SSH isn't just a Unix
technology. It's been implemented also for Windows, Macintosh,
Amiga, OS/2, VMS, BeOS, PalmOS, Windows CE, and Java. Some programs
are original, finished products, and others are ports of SSH1 or SSH2
undertaken by volunteers and in various stages of completion.
For the remainder of this book, we cover several robust
implementations of SSH for Windows (95, 98, NT, 2000) and the
Macintosh. These are complete, usable products, in our opinions. We
also provide pointers to other implementations if you wish to
experiment with them.
We have set up a web page pointing to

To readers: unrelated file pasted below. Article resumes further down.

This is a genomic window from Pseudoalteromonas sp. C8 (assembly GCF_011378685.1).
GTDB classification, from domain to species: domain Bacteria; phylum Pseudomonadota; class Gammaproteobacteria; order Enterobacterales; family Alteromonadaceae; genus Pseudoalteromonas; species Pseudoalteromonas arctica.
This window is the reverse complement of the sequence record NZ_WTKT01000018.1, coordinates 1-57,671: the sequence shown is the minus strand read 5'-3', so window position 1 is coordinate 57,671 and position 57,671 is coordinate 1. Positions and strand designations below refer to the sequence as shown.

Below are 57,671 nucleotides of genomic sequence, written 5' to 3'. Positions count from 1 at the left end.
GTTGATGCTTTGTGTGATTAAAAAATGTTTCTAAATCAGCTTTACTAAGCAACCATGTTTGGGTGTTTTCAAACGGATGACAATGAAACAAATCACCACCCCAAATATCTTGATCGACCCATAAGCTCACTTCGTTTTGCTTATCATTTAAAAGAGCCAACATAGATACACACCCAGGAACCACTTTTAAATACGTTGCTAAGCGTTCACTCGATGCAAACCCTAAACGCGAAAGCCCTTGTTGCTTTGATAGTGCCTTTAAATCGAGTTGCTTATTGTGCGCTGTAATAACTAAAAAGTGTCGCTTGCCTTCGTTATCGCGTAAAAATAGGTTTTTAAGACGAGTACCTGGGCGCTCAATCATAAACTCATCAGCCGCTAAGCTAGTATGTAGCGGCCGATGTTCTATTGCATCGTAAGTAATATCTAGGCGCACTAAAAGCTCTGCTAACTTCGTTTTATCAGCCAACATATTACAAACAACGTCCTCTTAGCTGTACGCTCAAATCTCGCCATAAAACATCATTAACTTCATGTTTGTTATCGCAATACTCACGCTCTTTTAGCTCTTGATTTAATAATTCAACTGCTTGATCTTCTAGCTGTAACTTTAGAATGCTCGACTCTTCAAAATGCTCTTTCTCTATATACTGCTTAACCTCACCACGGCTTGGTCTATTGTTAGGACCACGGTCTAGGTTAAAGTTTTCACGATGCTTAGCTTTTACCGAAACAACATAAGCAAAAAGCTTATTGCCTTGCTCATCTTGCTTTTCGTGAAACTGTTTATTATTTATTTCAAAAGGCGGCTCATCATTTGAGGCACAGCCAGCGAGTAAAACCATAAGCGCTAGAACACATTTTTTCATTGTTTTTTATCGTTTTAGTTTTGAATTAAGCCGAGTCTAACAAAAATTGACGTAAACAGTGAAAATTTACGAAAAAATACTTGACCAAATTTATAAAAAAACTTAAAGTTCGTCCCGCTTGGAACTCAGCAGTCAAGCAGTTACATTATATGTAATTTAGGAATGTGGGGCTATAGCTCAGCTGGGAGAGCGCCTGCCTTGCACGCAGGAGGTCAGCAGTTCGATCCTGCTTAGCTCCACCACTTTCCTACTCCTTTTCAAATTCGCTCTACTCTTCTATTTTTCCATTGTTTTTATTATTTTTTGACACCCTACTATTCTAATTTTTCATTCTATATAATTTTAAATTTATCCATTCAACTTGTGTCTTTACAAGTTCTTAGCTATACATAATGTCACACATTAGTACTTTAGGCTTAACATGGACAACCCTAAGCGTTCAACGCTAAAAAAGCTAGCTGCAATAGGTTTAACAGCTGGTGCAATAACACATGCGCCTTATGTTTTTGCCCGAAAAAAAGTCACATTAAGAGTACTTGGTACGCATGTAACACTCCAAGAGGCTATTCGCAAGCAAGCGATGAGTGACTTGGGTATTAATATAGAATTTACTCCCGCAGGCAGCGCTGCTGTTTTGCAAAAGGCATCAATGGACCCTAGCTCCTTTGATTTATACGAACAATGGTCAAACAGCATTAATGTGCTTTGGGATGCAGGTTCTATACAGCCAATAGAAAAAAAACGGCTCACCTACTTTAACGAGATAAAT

all SSH-related products that we know. From this book's catalog
Every SSH implementation has a
different set of features, but they all have one thing in common: a
client program for logging into remote systems securely. Some clients
are command-line based, and others operate like graphical terminal
emulators, opening windows with dozens of configurable settings.
The remaining features vary widely across implementations. Secure
file copy (scp and sftp),
remote batch command execution, SSH servers, SSH agents, and
particular authentication and encryption algorithms are found in only
some of the products.
Nearly all implementations include a generator of public and private
keys. For example, ports of SSH1/SSH2 have
ssh-keygen, F-Secure SSH Client has Keygen Wizard,
and SecureCRT has Key Generation Wizard. NiftyTelnet SSH for the
Macintosh is a notable exception: it can't generate keys, but
it accepts keys generated by other programs in the standard SSH-1